Tunisia’s foreign minister called his colleagues in the European Union, as well as Turkey and the High Commissioner for Human Rights to reassure them after the president suspended parliament and fired the government, the ministry said late Tuesday, when the opposition called for elections.
Foreign Minister Othman Jerandi said he explained that the extraordinary measures were temporary and that his colleagues pledged their continued support for the fledgling democracy.
Earlier on Tuesday, Saudi Arabia reaffirmed its confidence in Tunisia’s leadership, according to the Saudi state news agency (SPA).
“Saudi Arabia reaffirms its confidence in the Tunisian leadership to overcome these circumstances and achieve a decent life and prosperity for the fraternal Tunisian people.”
The country entered a crisis after President Kais Saied the government removed with the help of the military, an action that was condemned as a coup d’état by Tunisia’s main parties, including its largest political bloc, Ennahdha.
According to the Tunisian Ministry of Foreign Affairs, Moroccan and Algerian foreign ministers Nasser Bourita and Ramtane Lamamra also met with Saied in Tunis on Tuesday.
Call for elections
Opponents of Saied have said they are ready for snap elections, while warning of an “autocratic regime”.
The Ennahdha party said it is “ready to go to snap parliamentary and presidential elections for the sake of the democratic path”, while warning “that postponement is not used as a pretext to maintain an autocratic regime”.
The party also accused Saied of having “worked with undemocratic forces to overturn the constitutional rights of elected officials and replace them with members of its own “elected clique”.
Noureddine Bhiri, a senior Ennahdha leader, said the party had “decided to campaign peacefully to defeat the president’s plans”, saying “national solidarity” was needed.
But before elections are held, “Parliament must resume its activities and the military end its control,” Bhiri told the AFP news agency.
After violent clashes on Monday, Ennahdha said “organized criminals” were being used to “cause bloodshed and chaos”, and urged his supporters to “go home in the interest of maintaining the peace and security of our nation”.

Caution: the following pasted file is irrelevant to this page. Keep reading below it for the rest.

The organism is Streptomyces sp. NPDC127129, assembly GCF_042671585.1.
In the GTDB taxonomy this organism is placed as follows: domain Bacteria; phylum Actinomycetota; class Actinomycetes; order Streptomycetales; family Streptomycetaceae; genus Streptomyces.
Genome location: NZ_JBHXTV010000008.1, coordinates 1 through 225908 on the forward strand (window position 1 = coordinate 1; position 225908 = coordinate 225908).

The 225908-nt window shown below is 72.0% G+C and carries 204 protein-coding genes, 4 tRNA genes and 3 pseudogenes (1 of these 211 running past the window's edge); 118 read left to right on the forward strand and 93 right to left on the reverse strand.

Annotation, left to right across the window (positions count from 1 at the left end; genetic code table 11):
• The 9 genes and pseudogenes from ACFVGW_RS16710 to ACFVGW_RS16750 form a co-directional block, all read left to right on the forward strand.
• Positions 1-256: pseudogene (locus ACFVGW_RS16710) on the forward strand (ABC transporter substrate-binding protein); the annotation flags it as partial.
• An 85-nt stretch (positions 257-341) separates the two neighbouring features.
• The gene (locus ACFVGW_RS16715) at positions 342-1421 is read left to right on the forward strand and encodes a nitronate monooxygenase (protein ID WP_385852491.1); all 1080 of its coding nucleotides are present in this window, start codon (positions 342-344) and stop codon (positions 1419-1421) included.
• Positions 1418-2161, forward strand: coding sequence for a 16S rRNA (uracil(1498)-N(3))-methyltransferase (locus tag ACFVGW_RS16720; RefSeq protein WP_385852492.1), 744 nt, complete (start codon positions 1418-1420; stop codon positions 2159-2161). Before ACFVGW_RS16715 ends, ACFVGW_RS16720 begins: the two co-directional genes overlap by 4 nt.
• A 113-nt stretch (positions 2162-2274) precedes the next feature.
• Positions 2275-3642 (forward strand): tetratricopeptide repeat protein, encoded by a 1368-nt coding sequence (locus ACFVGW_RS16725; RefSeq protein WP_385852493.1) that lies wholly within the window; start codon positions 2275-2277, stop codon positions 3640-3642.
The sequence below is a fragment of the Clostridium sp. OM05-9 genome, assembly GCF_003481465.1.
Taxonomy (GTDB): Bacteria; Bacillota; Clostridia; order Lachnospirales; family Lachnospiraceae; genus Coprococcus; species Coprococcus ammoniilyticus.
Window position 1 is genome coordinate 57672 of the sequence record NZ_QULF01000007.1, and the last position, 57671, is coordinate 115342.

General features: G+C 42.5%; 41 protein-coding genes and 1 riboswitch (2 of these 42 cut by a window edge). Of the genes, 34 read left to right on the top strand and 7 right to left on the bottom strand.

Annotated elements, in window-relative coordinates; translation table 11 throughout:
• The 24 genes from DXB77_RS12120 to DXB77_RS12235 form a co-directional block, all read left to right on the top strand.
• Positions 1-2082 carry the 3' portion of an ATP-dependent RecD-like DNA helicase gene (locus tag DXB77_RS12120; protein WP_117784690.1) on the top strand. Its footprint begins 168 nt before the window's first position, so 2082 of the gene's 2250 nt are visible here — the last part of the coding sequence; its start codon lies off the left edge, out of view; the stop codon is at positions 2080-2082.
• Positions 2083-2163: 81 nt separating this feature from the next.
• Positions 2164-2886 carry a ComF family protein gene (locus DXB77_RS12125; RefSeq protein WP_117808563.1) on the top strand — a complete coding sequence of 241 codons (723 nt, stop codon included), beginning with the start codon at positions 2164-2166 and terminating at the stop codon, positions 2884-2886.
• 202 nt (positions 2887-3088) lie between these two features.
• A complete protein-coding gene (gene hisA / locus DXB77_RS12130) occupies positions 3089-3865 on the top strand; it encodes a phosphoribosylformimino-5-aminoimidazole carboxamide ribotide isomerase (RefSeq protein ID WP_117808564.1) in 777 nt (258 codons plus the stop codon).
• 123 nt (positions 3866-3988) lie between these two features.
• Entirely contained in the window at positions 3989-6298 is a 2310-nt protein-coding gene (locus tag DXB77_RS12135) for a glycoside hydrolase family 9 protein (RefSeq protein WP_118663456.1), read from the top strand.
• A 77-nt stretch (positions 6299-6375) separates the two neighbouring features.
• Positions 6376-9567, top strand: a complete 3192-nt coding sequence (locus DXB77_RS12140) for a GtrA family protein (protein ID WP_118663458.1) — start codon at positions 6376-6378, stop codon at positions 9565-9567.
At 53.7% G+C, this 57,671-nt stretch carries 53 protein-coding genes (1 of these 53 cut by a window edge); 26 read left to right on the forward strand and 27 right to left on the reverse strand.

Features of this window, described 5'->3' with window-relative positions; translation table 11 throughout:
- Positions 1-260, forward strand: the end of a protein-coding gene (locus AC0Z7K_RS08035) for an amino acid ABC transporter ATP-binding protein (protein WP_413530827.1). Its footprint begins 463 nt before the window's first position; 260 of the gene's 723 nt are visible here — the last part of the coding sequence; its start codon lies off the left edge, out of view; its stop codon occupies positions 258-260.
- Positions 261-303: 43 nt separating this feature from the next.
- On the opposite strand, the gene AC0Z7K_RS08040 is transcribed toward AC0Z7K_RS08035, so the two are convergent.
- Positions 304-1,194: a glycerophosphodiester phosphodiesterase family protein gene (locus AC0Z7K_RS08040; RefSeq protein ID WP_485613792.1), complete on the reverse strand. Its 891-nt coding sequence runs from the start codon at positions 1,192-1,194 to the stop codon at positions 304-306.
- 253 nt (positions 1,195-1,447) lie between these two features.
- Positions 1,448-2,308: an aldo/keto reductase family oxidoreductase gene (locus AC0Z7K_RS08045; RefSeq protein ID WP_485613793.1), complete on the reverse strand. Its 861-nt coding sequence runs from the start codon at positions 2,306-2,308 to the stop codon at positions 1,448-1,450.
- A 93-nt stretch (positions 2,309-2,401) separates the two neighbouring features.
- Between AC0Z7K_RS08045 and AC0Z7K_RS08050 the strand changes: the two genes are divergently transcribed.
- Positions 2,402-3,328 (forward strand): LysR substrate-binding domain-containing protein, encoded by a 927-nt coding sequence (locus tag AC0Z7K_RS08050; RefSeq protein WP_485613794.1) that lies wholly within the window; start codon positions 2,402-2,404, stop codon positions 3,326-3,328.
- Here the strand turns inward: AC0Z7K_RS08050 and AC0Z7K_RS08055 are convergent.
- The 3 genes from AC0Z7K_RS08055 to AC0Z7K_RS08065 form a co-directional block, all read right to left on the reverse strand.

The fledgling North African democracy of 12 million people, the cradle of the Arab Spring uprisings 10 years ago, fell into a constitutional crisis on Sunday.
Saied appeared on national television to declare that he had the prime minister fired, Hichem Mechichi and ordered the parliament to be closed for 30 days, after which army troops were sent to the legislature and the Prime Minister’s office.
The president’s actions, ostensibly “to save Tunisia”, followed a day of street protests against the government’s poor handling of the COVID-19 pandemic, leaving Tunisia one of the world’s highest official death tolls per capita has.
The president also said he would elect a new prime minister, lifted parliamentary immunity from lawmakers and warned the armed opposition would face a “rain of bullets”. He later fired the defense and justice ministers.
Street clashes broke out on Monday between his supporters and opponents outside the barricaded parliament, with several people injured.
Police also shut down the office of Qatar-based broadcaster Al Jazeera, the parent company of Al Jazeera English, online.
The office of the Tunisian parliament chaired by Ennahdha leader Rached Ghannouchi late Monday expressed its “absolute rejection and strong condemnation” of the president’s actions.
Tunisia’s economy shrank 8.6 percent last year and another 3 percent in the first three months of this year on an annual basis, according to government data.
Tourism, a foundation of the economy that brings in foreign exchange, was decimated in 2020. https://t.co/nlDLrNqaW1
— Ramy Allahoum (@rallahoum) July 26, 2021
‘Principles of Democracy’
Many Tunisians have expressed support for the president and thousands flooded the streets on Sunday evening to celebrate, but others expressed fears of a return to dictatorship.
The French-language newspaper Le Quotidien wrote on Tuesday that Saied’s “shovel … in the parliamentary anthill has surprised many people, starting with Ennahdha”.
The fledgling democracy has often been cited as the single success story of the Arab Spring, the uproar in the region after Mohamed Bouazizi, a university graduate who could only find work as a fruit seller, set himself on fire in December 2010.
Tunisia, located between Algeria experiencing political turmoil and war-ravaged Libya, is seen as key to regional stability.
US Secretary of State Antony Blinken spoke to Saied by phone on Monday, urging him to “abide by the principles of democracy and human rights that are the foundation of governance in Tunisia”.
The top US diplomat urged Saied to “maintain an open dialogue with all political actors and the Tunisian people,” the State Department said.
Josep Borrell, the European Union’s foreign policy chief, on Tuesday called for “resumption of parliamentary activity, respect for fundamental rights and abstention from all forms of violence”.
Moussa Faki Mahamat, the chair of the African Union Commission, called on Tuesday for “the strict observance of the Tunisian constitution… and the promotion of political dialogue”.